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- noun Plural form of
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A play of this class, which, in the midst of all its absurdities and claptraps, had much of good in it, was called
Does he seek popularity by claptraps or other arts?
It has recollections with it that must always be dear to a gallant nation; it has certain claptraps in its vocabulary that can never fail to inflame a vain, restless, grasping, disappointed one.
Julius Benedict remarks that 'at this period mechanical dexterity, musical claptraps, skips from one part of the piano to another, endless shakes and arpeggios, were the order of the day.'
Story-Lives of Great Musicians Francis Jameson Rowbotham
A few months since every bachelor hummed or whistled "_C'est l'amour_," and the French, to return the compliment, have made our "Robin Adair," one of the claptraps of the music of their
But when your approval of these benevolent claptraps is brought to such a practical test as the marriage of your sister to a workman, you see clearly enough that they do not establish the suitability of personal intercourse between members of different classes.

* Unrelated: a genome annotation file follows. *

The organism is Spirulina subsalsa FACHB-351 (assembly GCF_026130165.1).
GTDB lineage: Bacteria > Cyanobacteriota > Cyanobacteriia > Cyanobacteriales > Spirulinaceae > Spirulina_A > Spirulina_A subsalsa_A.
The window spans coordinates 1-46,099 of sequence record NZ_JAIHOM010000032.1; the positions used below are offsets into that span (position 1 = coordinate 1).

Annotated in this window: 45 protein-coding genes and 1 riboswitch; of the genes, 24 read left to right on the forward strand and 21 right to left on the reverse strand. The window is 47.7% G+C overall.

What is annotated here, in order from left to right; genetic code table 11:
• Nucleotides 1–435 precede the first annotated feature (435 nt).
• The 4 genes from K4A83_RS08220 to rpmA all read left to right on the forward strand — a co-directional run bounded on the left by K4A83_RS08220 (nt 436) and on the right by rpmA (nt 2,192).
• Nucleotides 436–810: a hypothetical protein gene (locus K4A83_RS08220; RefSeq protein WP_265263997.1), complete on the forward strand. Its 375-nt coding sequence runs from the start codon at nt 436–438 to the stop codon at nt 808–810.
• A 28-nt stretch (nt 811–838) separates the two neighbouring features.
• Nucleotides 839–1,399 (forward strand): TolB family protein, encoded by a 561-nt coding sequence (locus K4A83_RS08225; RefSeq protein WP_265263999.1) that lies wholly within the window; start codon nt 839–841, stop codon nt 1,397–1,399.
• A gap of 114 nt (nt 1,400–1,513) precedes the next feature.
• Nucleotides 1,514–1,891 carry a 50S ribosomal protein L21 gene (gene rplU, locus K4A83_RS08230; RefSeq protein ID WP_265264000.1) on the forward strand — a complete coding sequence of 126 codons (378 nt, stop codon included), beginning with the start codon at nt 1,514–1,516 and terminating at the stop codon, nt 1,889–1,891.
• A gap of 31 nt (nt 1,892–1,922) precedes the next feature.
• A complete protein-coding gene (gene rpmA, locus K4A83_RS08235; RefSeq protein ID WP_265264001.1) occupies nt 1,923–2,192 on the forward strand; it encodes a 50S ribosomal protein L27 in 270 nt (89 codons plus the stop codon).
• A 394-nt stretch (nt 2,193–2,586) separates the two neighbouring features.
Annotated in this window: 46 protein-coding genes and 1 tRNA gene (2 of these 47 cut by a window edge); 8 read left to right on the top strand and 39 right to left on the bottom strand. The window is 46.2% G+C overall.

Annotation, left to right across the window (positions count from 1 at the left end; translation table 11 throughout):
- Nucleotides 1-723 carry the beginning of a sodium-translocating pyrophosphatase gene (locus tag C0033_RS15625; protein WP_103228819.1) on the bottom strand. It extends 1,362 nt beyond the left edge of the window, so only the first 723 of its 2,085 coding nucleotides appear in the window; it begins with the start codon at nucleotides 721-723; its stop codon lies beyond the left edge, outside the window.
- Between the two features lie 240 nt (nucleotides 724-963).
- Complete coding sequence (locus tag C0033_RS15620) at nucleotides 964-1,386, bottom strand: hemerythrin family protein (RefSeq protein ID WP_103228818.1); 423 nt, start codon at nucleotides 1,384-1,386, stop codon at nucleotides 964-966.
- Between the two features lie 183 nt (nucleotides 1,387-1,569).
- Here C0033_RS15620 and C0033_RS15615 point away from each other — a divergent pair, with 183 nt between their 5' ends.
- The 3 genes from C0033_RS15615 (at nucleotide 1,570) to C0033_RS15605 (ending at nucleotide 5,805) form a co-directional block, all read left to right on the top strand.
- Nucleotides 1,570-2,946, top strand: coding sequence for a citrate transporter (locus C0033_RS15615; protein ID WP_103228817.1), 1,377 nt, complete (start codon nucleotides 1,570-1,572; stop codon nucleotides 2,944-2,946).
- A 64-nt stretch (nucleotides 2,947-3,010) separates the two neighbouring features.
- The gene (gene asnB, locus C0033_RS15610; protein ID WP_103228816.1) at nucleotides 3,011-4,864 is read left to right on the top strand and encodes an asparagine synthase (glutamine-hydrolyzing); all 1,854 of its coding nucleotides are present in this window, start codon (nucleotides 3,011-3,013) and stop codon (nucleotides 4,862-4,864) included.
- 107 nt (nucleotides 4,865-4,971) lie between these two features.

The Irrational Knot Being the Second Novel of His Nonage George Bernard Shaw 1903
Presently he began to weave a tale, sorry enough, with all the ancient claptraps and rusted platitudes.
The Ragged Edge Harold MacGrath 1901
They had to resort to the claptraps of fashion-plates and other engravings, in the hope of forcing an immediate sale upon persons who, caring for fashion-plates, did not care for the literary character of the enterprise.
If, Yes and Perhaps Four Possibilities and Six Exaggerations with Some Bits of Fact Edward Everett Hale 1865
The audience, however, are warned not to expect claptraps, or personal satire.
You've got your head full of claptraps and tantrums till you haven't a grain of sense belonging to you.
The American Senator Anthony Trollope 1848